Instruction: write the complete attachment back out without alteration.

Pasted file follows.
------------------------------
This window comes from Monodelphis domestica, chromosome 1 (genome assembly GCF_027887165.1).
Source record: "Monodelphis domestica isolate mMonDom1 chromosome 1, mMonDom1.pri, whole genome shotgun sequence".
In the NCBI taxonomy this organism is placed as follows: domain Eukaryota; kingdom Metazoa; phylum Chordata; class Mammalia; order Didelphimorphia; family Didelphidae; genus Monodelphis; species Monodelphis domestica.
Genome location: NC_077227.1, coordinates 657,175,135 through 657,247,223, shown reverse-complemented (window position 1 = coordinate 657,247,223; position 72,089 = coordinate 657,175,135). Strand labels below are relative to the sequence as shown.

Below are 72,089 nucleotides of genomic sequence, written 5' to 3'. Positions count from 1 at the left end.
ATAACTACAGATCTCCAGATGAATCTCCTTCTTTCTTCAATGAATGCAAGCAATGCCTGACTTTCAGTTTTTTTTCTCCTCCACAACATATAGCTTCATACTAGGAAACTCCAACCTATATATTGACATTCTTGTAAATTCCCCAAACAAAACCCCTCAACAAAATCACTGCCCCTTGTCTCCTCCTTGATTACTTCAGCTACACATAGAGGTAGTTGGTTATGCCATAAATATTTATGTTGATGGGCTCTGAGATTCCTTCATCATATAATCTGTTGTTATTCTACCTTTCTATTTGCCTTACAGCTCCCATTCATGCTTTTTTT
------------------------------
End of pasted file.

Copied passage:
This window comes from Monodelphis domestica, chromosome 1 (genome assembly GCF_027887165.1).
Source record: "Monodelphis domestica isolate mMonDom1 chromosome 1, mMonDom1.pri, whole genome shotgun sequence".
In the NCBI taxonomy this organism is placed as follows: domain Eukaryota; kingdom Metazoa; phylum Chordata; class Mammalia; order Didelphimorphia; family Didelphidae; genus Monodelphis; species Monodelphis domestica.
Genome location: NC_077227.1, coordinates 657,175,135 through 657,247,223, shown reverse-complemented (window position 1 = coordinate 657,247,223; position 72,089 = coordinate 657,175,135). Strand labels below are relative to the sequence as shown.

Below are 72,089 nucleotides of genomic sequence, written 5' to 3'. Positions count from 1 at the left end.
ATAACTACAGATCTCCAGATGAATCTCCTTCTTTCTTCAATGAATGCAAGCAATGCCTGACTTTCAGTTTTTTTTCTCCTCCACAACATATAGCTTCATACTAGGAAACTCCAACCTATATATTGACATTCTTGTAAATTCCCCAAACAAAACCCCTCAACAAAATCACTGCCCCTTGTCTCCTCCTTGATTACTTCAGCTACACATAGAGGTAGTTGGTTATGCCATAAATATTTATGTTGATGGGCTCTGAGATTCCTTCATCATATAATCTGTTGTTATTCTACCTTTCTATTTGCCTTACAGCTCCCATTCATGCTTTTTTT